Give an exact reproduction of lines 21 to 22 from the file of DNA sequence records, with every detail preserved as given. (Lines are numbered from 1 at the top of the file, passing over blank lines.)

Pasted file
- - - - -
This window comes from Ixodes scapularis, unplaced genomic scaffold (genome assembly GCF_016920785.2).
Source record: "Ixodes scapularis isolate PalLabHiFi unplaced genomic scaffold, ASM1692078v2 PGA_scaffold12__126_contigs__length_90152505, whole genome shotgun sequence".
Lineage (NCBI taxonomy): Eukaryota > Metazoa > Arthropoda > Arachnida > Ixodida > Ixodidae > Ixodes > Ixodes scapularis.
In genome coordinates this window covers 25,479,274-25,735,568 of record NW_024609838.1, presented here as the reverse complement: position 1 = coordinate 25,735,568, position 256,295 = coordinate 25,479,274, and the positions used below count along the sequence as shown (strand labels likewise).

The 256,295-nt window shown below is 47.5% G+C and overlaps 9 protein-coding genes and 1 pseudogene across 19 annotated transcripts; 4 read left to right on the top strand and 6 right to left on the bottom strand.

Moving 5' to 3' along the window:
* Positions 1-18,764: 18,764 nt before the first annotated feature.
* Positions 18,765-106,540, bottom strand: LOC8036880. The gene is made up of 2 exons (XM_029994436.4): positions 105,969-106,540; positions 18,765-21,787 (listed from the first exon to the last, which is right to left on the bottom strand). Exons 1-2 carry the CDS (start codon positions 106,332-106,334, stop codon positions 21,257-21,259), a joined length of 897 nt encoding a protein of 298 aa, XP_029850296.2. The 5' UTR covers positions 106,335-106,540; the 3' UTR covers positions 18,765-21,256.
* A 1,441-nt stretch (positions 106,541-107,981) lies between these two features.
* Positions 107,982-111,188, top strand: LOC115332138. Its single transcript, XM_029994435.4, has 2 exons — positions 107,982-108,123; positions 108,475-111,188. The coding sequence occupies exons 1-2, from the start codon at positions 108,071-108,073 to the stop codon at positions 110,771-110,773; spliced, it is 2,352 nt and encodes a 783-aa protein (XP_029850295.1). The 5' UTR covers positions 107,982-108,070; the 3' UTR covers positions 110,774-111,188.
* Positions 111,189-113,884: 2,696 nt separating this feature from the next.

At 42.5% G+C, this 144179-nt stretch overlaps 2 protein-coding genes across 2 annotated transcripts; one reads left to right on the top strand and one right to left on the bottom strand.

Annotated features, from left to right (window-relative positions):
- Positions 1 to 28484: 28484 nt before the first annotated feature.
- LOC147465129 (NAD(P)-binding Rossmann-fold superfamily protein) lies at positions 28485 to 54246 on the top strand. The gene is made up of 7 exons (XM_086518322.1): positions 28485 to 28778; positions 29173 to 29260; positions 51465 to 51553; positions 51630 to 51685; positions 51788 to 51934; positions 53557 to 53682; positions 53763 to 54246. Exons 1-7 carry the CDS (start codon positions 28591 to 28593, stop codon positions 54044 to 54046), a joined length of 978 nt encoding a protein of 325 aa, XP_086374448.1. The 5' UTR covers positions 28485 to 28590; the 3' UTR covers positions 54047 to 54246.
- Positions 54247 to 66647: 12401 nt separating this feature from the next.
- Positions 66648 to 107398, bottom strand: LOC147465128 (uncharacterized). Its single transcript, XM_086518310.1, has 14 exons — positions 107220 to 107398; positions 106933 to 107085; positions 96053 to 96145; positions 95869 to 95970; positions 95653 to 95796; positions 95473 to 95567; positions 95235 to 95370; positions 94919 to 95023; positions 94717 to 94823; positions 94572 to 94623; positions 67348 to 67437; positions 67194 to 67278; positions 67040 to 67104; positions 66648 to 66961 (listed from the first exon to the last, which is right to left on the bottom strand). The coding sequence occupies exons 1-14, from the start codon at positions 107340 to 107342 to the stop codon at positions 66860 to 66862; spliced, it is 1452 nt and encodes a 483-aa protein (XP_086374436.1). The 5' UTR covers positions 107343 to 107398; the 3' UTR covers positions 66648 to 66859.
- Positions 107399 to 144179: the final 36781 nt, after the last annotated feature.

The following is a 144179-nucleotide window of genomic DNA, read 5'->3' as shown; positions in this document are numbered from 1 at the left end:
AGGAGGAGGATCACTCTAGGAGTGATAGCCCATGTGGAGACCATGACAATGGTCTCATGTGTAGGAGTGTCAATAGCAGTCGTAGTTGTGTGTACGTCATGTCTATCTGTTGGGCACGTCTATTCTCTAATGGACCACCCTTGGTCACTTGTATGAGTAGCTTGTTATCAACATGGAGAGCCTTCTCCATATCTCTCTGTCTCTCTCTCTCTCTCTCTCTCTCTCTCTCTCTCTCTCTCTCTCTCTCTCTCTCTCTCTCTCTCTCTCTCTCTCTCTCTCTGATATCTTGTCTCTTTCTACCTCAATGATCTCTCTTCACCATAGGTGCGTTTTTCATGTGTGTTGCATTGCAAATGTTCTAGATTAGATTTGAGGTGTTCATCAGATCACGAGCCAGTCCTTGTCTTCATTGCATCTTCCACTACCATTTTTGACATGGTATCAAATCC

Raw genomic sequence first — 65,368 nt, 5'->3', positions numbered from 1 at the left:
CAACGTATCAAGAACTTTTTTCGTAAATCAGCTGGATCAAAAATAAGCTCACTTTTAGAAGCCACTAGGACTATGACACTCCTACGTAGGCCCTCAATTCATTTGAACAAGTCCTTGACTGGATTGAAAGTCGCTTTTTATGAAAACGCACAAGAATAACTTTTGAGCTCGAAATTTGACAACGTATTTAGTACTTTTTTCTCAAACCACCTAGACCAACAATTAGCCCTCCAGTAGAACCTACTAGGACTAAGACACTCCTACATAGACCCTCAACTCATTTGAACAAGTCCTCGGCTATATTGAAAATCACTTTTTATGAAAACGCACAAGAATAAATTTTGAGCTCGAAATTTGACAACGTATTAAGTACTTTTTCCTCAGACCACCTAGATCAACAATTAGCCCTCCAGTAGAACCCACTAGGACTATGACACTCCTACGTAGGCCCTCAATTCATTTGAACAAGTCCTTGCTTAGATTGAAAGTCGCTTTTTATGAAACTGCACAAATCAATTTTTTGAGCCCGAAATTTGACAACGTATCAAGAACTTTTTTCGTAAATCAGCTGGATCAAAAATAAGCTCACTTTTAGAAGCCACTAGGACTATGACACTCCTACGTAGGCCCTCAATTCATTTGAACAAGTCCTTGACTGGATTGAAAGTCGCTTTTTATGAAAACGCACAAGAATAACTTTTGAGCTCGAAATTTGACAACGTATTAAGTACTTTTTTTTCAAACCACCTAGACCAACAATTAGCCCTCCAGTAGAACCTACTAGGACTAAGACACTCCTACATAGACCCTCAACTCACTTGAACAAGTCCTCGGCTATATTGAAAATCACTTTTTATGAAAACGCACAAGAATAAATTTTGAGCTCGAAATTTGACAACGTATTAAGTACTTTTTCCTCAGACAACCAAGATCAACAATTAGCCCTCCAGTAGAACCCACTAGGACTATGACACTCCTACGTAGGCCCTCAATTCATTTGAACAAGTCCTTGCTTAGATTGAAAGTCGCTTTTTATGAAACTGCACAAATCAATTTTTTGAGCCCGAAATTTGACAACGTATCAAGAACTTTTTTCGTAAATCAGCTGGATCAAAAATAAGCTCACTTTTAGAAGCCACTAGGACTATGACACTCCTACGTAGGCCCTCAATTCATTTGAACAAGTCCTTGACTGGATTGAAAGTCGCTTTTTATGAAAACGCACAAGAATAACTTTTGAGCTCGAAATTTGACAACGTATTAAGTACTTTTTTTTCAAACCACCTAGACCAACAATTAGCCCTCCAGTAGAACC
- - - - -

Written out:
Raw genomic sequence first — 65,368 nt, 5'->3', positions numbered from 1 at the left:
CAACGTATCAAGAACTTTTTTCGTAAATCAGCTGGATCAAAAATAAGCTCACTTTTAGAAGCCACTAGGACTATGACACTCCTACGTAGGCCCTCAATTCATTTGAACAAGTCCTTGACTGGATTGAAAGTCGCTTTTTATGAAAACGCACAAGAATAACTTTTGAGCTCGAAATTTGACAACGTATTTAGTACTTTTTTCTCAAACCACCTAGACCAACAATTAGCCCTCCAGTAGAACCTACTAGGACTAAGACACTCCTACATAGACCCTCAACTCATTTGAACAAGTCCTCGGCTATATTGAAAATCACTTTTTATGAAAACGCACAAGAATAAATTTTGAGCTCGAAATTTGACAACGTATTAAGTACTTTTTCCTCAGACCACCTAGATCAACAATTAGCCCTCCAGTAGAACCCACTAGGACTATGACACTCCTACGTAGGCCCTCAATTCATTTGAACAAGTCCTTGCTTAGATTGAAAGTCGCTTTTTATGAAACTGCACAAATCAATTTTTTGAGCCCGAAATTTGACAACGTATCAAGAACTTTTTTCGTAAATCAGCTGGATCAAAAATAAGCTCACTTTTAGAAGCCACTAGGACTATGACACTCCTACGTAGGCCCTCAATTCATTTGAACAAGTCCTTGACTGGATTGAAAGTCGCTTTTTATGAAAACGCACAAGAATAACTTTTGAGCTCGAAATTTGACAACGTATTAAGTACTTTTTTTTCAAACCACCTAGACCAACAATTAGCCCTCCAGTAGAACCTACTAGGACTAAGACACTCCTACATAGACCCTCAACTCACTTGAACAAGTCCTCGGCTATATTGAAAATCACTTTTTATGAAAACGCACAAGAATAAATTTTGAGCTCGAAATTTGACAACGTATTAAGTACTTTTTCCTCAGACAACCAAGATCAACAATTAGCCCTCCAGTAGAACCCACTAGGACTATGACACTCCTACGTAGGCCCTCAATTCATTTGAACAAGTCCTTGCTTAGATTGAAAGTCGCTTTTTATGAAACTGCACAAATCAATTTTTTGAGCCCGAAATTTGACAACGTATCAAGAACTTTTTTCGTAAATCAGCTGGATCAAAAATAAGCTCACTTTTAGAAGCCACTAGGACTATGACACTCCTACGTAGGCCCTCAATTCATTTGAACAAGTCCTTGACTGGATTGAAAGTCGCTTTTTATGAAAACGCACAAGAATAACTTTTGAGCTCGAAATTTGACAACGTATTAAGTACTTTTTTTTCAAACCACCTAGACCAACAATTAGCCCTCCAGTAGAACC